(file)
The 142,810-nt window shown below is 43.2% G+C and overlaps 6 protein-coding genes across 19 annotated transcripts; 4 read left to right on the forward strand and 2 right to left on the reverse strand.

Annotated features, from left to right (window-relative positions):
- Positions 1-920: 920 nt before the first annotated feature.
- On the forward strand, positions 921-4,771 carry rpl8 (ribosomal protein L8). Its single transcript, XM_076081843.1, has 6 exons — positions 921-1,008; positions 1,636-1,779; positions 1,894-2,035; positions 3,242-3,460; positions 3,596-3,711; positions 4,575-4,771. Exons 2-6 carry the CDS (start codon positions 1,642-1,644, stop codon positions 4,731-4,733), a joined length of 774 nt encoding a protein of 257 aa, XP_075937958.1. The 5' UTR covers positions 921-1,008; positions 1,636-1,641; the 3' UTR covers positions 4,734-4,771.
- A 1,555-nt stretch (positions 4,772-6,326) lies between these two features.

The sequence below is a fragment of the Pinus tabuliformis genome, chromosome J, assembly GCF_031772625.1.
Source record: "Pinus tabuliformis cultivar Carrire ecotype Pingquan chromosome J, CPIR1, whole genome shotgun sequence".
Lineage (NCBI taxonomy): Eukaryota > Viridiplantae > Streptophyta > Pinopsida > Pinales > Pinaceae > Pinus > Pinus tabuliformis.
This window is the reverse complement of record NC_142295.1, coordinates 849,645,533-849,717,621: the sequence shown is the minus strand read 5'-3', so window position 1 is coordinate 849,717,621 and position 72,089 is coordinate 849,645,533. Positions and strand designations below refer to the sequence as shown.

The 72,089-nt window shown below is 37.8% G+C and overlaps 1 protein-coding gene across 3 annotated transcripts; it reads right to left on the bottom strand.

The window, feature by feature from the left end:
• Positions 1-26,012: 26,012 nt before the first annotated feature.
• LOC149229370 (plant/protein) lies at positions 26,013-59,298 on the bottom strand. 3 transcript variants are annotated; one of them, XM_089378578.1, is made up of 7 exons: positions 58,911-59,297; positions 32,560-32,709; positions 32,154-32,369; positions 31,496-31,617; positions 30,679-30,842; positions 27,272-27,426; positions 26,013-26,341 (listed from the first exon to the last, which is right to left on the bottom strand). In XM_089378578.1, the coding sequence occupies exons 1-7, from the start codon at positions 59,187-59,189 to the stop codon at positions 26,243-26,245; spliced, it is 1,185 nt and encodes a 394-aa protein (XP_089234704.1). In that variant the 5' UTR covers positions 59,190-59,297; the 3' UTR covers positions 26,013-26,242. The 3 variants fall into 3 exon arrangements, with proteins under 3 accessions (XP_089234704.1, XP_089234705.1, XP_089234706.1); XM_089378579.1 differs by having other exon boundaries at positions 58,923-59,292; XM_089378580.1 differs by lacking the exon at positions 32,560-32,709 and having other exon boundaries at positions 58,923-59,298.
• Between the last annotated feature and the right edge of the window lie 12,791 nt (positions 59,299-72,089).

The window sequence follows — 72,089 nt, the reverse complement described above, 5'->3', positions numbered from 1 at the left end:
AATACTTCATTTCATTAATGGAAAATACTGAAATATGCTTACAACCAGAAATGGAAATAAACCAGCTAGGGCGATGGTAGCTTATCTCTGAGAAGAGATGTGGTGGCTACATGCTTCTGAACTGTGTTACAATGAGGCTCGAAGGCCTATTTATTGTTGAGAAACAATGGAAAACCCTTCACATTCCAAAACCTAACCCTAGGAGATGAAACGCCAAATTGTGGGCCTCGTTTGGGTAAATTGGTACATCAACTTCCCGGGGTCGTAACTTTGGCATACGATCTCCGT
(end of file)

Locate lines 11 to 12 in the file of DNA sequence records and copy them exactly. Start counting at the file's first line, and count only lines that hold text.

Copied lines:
The window, feature by feature from the left end:
• Positions 1-26,012: 26,012 nt before the first annotated feature.